By: Liore Milgrom-Elcott
With bellies full of delicious breads and cereals, many have put the thoughts of Passover behind them. Yet, there is a tradition called Sefirat HaOmer – counting of the Omer – which counts each of the 50 days leading up to Shavuot. Though rooted in daily grain offerings, rabbis transformed the Omer into a way to relive the journey from Exodus to the giving of the Torah at Mt. Sinai.
But there is a layer even more ancient. As my grandfather (one can shep nachas from a grandparent, no?), Rabbi Jacob Milgrom (PhD) taught me years ago, the Omer also measures the passing of dangerous times, when the hot winds called hamsin (Sirocco) could blow in and destroy the season’s crops. Hamsin is derived from the number 50 – hamishim in Hebrew and hamsun in Arabic. This period of danger lasted 50 days, mirroring the span between Pesach and Shavuot, days which the people counted in trepidation until the danger passed.
1. Understanding the Might of Nature
The agricultural tradition of the Omer reminds us that nature has powers that are beyond our control. Now more than ever, one of the greatest threats is the extremes in weather caused by climate change that technology has not yet solved.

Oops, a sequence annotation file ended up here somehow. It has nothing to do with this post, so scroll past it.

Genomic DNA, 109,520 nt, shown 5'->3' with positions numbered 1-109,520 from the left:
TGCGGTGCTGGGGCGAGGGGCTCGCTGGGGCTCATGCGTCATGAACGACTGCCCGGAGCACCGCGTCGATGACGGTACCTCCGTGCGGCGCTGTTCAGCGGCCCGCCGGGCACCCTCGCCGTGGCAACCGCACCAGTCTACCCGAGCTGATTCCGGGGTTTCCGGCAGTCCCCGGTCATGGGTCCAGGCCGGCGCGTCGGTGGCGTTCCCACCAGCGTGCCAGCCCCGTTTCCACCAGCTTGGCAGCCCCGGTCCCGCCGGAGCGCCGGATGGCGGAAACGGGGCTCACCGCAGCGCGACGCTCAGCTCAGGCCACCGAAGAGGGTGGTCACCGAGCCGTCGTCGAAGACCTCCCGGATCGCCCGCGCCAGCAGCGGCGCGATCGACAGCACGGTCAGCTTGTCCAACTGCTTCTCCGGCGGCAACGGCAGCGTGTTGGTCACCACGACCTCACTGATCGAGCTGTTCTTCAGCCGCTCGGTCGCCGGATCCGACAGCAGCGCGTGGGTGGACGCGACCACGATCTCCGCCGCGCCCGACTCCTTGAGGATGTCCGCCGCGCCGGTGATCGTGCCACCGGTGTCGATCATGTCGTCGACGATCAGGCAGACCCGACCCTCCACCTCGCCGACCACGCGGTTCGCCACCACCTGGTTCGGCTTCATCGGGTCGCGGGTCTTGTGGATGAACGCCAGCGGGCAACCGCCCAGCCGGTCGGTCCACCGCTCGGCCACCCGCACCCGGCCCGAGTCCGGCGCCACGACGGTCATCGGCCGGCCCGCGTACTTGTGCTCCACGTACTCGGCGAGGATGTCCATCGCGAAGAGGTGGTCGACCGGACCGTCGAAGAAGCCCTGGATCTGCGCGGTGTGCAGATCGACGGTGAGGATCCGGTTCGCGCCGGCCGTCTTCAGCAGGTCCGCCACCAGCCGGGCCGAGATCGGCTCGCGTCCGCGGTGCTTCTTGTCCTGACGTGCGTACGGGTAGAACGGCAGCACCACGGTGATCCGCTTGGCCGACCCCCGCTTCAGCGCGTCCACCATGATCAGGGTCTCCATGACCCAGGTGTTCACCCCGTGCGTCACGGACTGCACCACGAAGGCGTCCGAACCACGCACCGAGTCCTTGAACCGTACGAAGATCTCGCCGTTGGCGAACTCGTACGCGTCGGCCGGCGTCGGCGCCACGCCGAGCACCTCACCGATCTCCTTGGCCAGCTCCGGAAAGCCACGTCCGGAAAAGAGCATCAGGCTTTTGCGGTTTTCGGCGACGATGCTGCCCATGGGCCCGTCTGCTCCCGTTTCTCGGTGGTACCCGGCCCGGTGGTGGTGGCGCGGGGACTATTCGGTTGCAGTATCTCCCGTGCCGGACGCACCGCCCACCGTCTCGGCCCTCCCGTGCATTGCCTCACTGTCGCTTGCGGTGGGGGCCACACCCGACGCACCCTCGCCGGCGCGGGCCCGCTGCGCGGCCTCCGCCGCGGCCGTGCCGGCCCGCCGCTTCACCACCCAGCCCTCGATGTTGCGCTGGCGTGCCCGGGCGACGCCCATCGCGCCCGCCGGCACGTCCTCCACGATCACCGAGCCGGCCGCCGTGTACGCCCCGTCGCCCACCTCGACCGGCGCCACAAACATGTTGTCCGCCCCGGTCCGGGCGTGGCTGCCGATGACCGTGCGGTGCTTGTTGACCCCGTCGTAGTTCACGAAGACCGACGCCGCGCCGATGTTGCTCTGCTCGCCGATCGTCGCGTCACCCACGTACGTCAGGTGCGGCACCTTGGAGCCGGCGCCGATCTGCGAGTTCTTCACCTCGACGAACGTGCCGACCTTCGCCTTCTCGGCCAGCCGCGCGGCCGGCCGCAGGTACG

2. Appreciating Nature
Shavuot is also called Chag HaBikkurim, festival of the first fruits. As such, it is customary to adorn the synagogue with flowers and greenery. Growing up, we extended this tradition to our home where, to prepare, my siblings and I would wander in the backyard, clippers in hand, in order to convert our home into a green wonder.
3. Lowering our Carbon Emissions
Lastly, Shavuot lowers the carbon footprint of the Jewish people for two whole days with its culinary tradition – DAIRY! Though there is no one source for this custom, there are multiple examples for Torah being compared to dairy. A beautiful text for #2, Deuteronomy 32:13, describes God/Torah nourishing the people in this way: “God nursed (the way a mother nurses a baby) on honey from the rock.” Torah nourished the people of Israel; Torah is like divine milk. On Shavuot we not only study Torah, but eat it, too!
We would like to reconnect Shavuot with its agricultural and environmental traditions – if your community has found ways to do just that, please share the program and/or story here by commenting below.
Today is the 9th Day, 1 week and 2 days of the Omer
Some links for Omer Study
Jewish Reconstructionist Federation’s Omer Tikkun Olam Text Study
Religious Action Center’s Social Justice Guide for Shavuot
MyJewishLearning.com Omer Section
Counting the Omer: A Tool for Nature Consciousness, Canfei Nesharim
United Synagogue – Making Each Day Count